Long Story Short
American sailor seduces and abandons Japanese geisha. He shows up years later with his American wife, hoping to claim his son. The geisha, who believed in their marriage, chooses to die with honor rather than live in dishonor.
Cio-cio San, known in the geisha world as Madama Butterfly, is a lovely fifteen year-old geisha. Ever since the Mikado commanded her father to kill himself, her family has been poor.
Suzuki is Butterfly's faithful servant.
Sorrow is Butterfly's child by Pinkerton.
Benjamin Franklin Pinkerton is a sailor on board the U.S.S. Abraham Lincoln.
Kate is an American woman who becomes his other wife.
Sharpless is the American Consul in Nagasaki.
The Bonze, Butterfly's uncle, is a Buddhist priest. He curses and disowns her when she converts to Christianity.
Goro is a marriage-broker.
Yamadori is a wealthy Japanese nobleman who wants to marry Butterfly.
Where and When?
A house in Nagasaki, around 1900.
What's Going On?
While stationed in Nagasaki, Benjamin Franklin Pinkerton, a self-styled Casanova, entered into a contract with Goro, a peddler of poor Japanese women. Goro arranged for Pinkerton to marry the beautiful Cio-cio San and sold him a beautiful house overlooking Nagasaki harbor. House and woman are Pinkerton's for up to 999 years, but he can bail out of the arrangement on a month's notice. As the opera begins, Pinkerton explains all this over drinks to the guest he has invited to his Japanese 'wedding,' Consul Sharpless. Sharpless raises a suspicious eyebrow when Pinkerton toasts the day when he'll finally marry a real American woman.
Needless to say, no one has explained the contract to Cio-cio San, who is as naive, beautiful, and happy as can be on her wedding-day. Her relatives, including her widowed mother, her drunken uncle, and some sisters and cousins; are all happy to have a strong, wealthy man in the family once more. The exception is another uncle, the Bonze or Buddhist priest, who storms in, interrupts the wedding, and curses Cio-cio San for embracing Christianity. The Bonze expels her from the family and leaves with all her relatives in tow. Pinkerton comforts and then woos the traumatized Butterfly in perhaps the most beautiful love duet in all opera, which closes the first act.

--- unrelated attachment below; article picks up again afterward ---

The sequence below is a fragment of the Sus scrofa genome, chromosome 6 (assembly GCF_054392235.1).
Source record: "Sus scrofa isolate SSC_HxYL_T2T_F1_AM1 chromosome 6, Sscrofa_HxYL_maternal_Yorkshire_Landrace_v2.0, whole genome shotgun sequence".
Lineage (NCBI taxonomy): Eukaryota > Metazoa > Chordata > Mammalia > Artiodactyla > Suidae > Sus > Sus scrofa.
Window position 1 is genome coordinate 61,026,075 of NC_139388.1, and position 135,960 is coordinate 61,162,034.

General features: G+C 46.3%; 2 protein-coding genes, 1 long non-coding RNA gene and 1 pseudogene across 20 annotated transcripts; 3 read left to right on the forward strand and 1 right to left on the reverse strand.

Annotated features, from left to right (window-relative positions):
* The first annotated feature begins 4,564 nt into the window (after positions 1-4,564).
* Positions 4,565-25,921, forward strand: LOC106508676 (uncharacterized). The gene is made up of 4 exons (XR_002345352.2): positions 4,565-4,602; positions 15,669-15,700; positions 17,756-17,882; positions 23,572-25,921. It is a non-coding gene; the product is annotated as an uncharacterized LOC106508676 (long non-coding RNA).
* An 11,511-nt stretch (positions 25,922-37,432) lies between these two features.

During the intermission, three years pass in Nagasaki and Butterfly's child by Pinkerton grows to be a toddler. Pinkerton departed not long after the wedding, promising to return "when the robins nest in the spring." Butterfly is beginning to wonder if robins nest less frequently in America than they do in Japan. She still has faith that he will return for her, despite the advice of Suzuki and Sharpless and passionate declarations of love from Goro's latest client, Prince Yamadori. When Butterfly sights Pinkerton's ship entering Nagasaki harbor, she grows almost delirious with excitement, strews her house with flowers, and stays up all night long waiting for Pinkerton.
He arrives the next morning, with his American wife Kate in tow. They've come to collect Pinkerton's son in order to raise him in America. No one is brave enough to tell Butterfly why Pinkerton has returned. Eventually, when she figures it out, she lets them have her son, then takes her most precious family heirloom (the dagger the Mikado had given her father) and uses it as he did.